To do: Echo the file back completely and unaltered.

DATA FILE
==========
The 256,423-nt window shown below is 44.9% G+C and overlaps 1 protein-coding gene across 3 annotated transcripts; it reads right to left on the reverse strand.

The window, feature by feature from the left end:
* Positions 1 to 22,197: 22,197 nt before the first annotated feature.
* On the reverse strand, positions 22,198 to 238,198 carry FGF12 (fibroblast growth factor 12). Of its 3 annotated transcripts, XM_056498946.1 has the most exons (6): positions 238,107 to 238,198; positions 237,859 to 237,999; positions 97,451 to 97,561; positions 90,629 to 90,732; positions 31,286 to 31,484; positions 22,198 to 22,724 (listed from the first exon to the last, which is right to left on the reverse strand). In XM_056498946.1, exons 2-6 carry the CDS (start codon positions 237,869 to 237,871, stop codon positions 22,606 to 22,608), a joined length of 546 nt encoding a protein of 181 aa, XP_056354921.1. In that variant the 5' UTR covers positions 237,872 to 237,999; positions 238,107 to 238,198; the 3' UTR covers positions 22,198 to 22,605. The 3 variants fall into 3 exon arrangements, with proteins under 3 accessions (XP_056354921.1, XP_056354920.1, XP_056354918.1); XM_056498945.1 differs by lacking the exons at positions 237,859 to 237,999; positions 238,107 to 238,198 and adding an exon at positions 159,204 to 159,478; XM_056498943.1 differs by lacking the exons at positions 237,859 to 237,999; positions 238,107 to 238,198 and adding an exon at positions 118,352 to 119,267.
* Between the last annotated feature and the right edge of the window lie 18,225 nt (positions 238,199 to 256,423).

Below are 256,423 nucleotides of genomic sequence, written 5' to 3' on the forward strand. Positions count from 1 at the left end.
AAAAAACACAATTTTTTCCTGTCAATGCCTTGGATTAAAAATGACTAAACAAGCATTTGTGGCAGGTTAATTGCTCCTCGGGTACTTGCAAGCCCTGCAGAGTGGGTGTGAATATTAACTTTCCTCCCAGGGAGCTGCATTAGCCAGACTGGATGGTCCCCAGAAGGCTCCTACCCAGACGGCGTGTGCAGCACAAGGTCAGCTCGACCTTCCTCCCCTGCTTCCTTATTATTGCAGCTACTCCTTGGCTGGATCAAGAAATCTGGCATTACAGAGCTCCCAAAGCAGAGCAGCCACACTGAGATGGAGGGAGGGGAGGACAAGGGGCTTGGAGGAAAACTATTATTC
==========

The 256,423-nt window shown below is 44.9% G+C and overlaps 1 protein-coding gene across 3 annotated transcripts; it reads right to left on the reverse strand.

The window, feature by feature from the left end:
* Positions 1 to 22,197: 22,197 nt before the first annotated feature.
* On the reverse strand, positions 22,198 to 238,198 carry FGF12 (fibroblast growth factor 12). Of its 3 annotated transcripts, XM_056498946.1 has the most exons (6): positions 238,107 to 238,198; positions 237,859 to 237,999; positions 97,451 to 97,561; positions 90,629 to 90,732; positions 31,286 to 31,484; positions 22,198 to 22,724 (listed from the first exon to the last, which is right to left on the reverse strand). In XM_056498946.1, exons 2-6 carry the CDS (start codon positions 237,869 to 237,871, stop codon positions 22,606 to 22,608), a joined length of 546 nt encoding a protein of 181 aa, XP_056354921.1. In that variant the 5' UTR covers positions 237,872 to 237,999; positions 238,107 to 238,198; the 3' UTR covers positions 22,198 to 22,605. The 3 variants fall into 3 exon arrangements, with proteins under 3 accessions (XP_056354921.1, XP_056354920.1, XP_056354918.1); XM_056498945.1 differs by lacking the exons at positions 237,859 to 237,999; positions 238,107 to 238,198 and adding an exon at positions 159,204 to 159,478; XM_056498943.1 differs by lacking the exons at positions 237,859 to 237,999; positions 238,107 to 238,198 and adding an exon at positions 118,352 to 119,267.
* Between the last annotated feature and the right edge of the window lie 18,225 nt (positions 238,199 to 256,423).

Below are 256,423 nucleotides of genomic sequence, written 5' to 3' on the forward strand. Positions count from 1 at the left end.
AAAAAACACAATTTTTTCCTGTCAATGCCTTGGATTAAAAATGACTAAACAAGCATTTGTGGCAGGTTAATTGCTCCTCGGGTACTTGCAAGCCCTGCAGAGTGGGTGTGAATATTAACTTTCCTCCCAGGGAGCTGCATTAGCCAGACTGGATGGTCCCCAGAAGGCTCCTACCCAGACGGCGTGTGCAGCACAAGGTCAGCTCGACCTTCCTCCCCTGCTTCCTTATTATTGCAGCTACTCCTTGGCTGGATCAAGAAATCTGGCATTACAGAGCTCCCAAAGCAGAGCAGCCACACTGAGATGGAGGGAGGGGAGGACAAGGGGCTTGGAGGAAAACTATTATTC